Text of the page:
Blog / 2022.01.13
Bit Error Rate (BER) in Ethernet Slip Rings
ROTOCONs Provide Consistent Power and Data Communication
This video tests Bit Error Rate (BER) in slip rings and demonstrates the facts about Ethernet & data transmission when using rotating Ethernet devices.
(Many slip ring manufacturers advertise a low BER, or even zero Bit Errors, but this is simply not factual. When it comes to Ethernet slip rings, ROTOCONs deliver results that others can only falsely claim.)
Meridian Laboratory tests every single ROTOCON Ethernet slip ring, and ensures that the Bit Error Rate is below 1E-10
A traditional brushed slip ring relies on a stationary graphite or metal contact (brush) which scrapes on the outside diameter of a rotating metal ring. This type of device leads to many Bit Errors. These Bit Errors are the result of poor signal quality, and data being lost forever, potentially causing issues in an application.
Unlike conventional slip rings, every ROTOCON features a brushless oil-sealed viscous wetted contact, providing an unrivaled 360 degrees of connection. ROTOCONs routinely deliver zero Bit Errors. The signal exiting a ROTOCON is as clear as the signal that went in. There are no detectable Bit Errors or packets lost.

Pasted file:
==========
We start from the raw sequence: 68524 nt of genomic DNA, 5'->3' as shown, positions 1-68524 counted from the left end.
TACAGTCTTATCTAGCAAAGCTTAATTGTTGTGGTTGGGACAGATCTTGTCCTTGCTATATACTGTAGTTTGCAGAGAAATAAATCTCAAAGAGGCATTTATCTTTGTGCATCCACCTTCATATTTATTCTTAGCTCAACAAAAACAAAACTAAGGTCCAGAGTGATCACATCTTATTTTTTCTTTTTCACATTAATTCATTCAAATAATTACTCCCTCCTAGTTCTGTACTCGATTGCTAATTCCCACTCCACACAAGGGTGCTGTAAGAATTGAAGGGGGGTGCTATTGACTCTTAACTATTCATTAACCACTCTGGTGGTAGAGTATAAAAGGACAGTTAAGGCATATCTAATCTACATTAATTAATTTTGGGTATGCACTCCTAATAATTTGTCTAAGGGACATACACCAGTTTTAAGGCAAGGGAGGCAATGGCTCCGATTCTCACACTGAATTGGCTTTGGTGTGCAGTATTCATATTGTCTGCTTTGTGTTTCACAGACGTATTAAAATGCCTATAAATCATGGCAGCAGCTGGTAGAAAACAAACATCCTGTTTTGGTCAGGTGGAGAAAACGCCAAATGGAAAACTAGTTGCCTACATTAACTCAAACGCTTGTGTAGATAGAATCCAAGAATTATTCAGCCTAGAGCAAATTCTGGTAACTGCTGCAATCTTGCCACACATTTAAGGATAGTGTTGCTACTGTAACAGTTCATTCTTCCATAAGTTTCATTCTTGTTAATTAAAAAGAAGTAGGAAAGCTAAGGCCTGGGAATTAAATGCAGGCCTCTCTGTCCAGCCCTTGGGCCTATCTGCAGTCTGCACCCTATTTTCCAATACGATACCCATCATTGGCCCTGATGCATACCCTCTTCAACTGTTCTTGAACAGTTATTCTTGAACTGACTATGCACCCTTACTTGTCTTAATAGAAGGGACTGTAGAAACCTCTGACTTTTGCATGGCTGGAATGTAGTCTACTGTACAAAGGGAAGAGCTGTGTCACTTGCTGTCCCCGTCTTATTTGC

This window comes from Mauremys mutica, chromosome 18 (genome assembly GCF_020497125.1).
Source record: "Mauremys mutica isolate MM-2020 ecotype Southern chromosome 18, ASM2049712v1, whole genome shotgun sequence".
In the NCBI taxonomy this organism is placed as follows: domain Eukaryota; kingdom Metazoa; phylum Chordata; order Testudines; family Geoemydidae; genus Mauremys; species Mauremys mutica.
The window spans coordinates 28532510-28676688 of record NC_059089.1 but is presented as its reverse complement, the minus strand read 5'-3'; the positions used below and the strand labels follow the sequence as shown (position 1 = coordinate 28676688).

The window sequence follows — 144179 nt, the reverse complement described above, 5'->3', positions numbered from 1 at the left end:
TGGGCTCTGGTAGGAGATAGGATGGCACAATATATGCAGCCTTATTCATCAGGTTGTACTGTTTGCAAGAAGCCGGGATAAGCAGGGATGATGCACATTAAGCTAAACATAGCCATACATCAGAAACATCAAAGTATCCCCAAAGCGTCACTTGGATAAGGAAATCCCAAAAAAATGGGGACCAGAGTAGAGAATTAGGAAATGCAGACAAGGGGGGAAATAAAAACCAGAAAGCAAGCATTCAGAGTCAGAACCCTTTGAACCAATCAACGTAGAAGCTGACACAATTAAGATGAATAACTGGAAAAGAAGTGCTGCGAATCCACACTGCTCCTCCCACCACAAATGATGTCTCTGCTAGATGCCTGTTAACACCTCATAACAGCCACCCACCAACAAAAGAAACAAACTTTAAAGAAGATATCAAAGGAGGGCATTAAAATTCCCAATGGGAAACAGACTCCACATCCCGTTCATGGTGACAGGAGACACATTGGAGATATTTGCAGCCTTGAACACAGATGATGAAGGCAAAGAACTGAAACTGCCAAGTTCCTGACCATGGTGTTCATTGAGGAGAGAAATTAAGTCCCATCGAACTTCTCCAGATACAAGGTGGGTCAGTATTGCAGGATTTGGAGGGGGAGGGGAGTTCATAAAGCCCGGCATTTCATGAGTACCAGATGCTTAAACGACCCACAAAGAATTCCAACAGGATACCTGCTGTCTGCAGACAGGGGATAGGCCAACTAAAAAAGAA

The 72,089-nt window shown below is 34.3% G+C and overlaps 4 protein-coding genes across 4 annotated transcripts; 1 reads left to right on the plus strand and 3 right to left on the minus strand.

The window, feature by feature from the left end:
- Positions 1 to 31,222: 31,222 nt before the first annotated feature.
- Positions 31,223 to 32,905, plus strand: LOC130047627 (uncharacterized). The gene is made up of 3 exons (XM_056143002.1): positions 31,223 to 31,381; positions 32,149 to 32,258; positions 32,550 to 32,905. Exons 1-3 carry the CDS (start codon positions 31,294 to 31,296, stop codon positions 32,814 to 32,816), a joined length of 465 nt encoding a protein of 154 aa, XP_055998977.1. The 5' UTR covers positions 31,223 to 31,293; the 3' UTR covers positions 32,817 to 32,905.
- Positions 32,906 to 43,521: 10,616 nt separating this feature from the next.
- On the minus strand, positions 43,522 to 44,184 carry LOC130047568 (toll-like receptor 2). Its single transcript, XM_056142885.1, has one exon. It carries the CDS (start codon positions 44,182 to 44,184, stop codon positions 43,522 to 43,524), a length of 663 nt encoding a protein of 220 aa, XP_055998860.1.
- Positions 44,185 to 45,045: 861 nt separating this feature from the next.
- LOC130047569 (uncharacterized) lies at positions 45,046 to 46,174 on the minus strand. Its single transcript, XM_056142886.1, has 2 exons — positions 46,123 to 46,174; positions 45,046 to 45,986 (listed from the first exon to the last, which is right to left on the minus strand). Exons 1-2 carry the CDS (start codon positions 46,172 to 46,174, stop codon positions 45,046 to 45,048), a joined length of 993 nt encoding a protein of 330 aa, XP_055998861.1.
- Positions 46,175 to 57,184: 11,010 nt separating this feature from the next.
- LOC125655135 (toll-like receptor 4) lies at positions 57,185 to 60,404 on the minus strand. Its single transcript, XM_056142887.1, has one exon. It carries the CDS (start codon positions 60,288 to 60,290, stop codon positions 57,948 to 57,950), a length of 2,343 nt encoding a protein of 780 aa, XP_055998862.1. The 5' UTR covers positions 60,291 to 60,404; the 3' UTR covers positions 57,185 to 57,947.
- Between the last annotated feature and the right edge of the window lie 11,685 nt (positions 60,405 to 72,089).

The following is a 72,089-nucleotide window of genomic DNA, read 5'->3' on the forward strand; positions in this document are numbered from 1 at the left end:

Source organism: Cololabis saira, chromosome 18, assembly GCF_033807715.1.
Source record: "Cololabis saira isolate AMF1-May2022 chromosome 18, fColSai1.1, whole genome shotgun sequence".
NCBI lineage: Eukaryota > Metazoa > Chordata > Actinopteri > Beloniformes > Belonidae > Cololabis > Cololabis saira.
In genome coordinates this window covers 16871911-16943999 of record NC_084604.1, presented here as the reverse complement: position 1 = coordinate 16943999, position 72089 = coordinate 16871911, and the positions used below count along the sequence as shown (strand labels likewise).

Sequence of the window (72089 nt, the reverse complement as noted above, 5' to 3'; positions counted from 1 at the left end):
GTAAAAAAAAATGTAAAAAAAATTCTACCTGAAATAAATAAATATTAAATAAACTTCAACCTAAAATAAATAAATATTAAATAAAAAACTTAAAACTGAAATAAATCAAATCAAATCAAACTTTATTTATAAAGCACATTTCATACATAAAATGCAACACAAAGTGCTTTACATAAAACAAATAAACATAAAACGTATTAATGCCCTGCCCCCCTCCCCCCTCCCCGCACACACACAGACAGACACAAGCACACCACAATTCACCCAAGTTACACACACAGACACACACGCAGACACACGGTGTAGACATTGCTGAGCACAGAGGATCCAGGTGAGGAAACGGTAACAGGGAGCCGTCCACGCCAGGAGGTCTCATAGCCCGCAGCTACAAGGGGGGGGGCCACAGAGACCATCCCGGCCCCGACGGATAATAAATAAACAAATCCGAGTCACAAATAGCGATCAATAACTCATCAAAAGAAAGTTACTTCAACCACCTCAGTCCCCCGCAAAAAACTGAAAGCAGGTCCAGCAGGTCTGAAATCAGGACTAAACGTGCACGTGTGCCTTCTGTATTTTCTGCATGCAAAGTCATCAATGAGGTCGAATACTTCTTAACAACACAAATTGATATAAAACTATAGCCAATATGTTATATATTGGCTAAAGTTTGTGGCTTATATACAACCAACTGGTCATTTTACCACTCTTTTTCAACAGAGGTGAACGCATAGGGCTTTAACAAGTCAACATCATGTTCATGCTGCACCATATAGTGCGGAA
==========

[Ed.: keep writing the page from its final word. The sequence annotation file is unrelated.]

Benefits provided by ROTOCON brushless slip ring:
• Perfect Signal & Power All in One Package Without Affecting the Quality of the Ethernet Communication
• Consistent Power and Data Communication (Gigabit Ethernet)
Meridian Laboratory tests every single ROTOCON Ethernet slip ring, and ensures that the Bit Error Rate is below 1E-10. Contact us today to learn more!
Test Results and Additional Information On BER
Bits in their simplest sense are information. We can think of this information as a switch, our switch has two states, on and off, or a 1 and 0. This base 2 numbering system works just like the base ten system that we use, but by using less numbers. In this binary number system, we can think of the number 4 as being represented by the binary number 100. Now that we have a numbering system we can store any number, or numbers that correspond to letters or other data.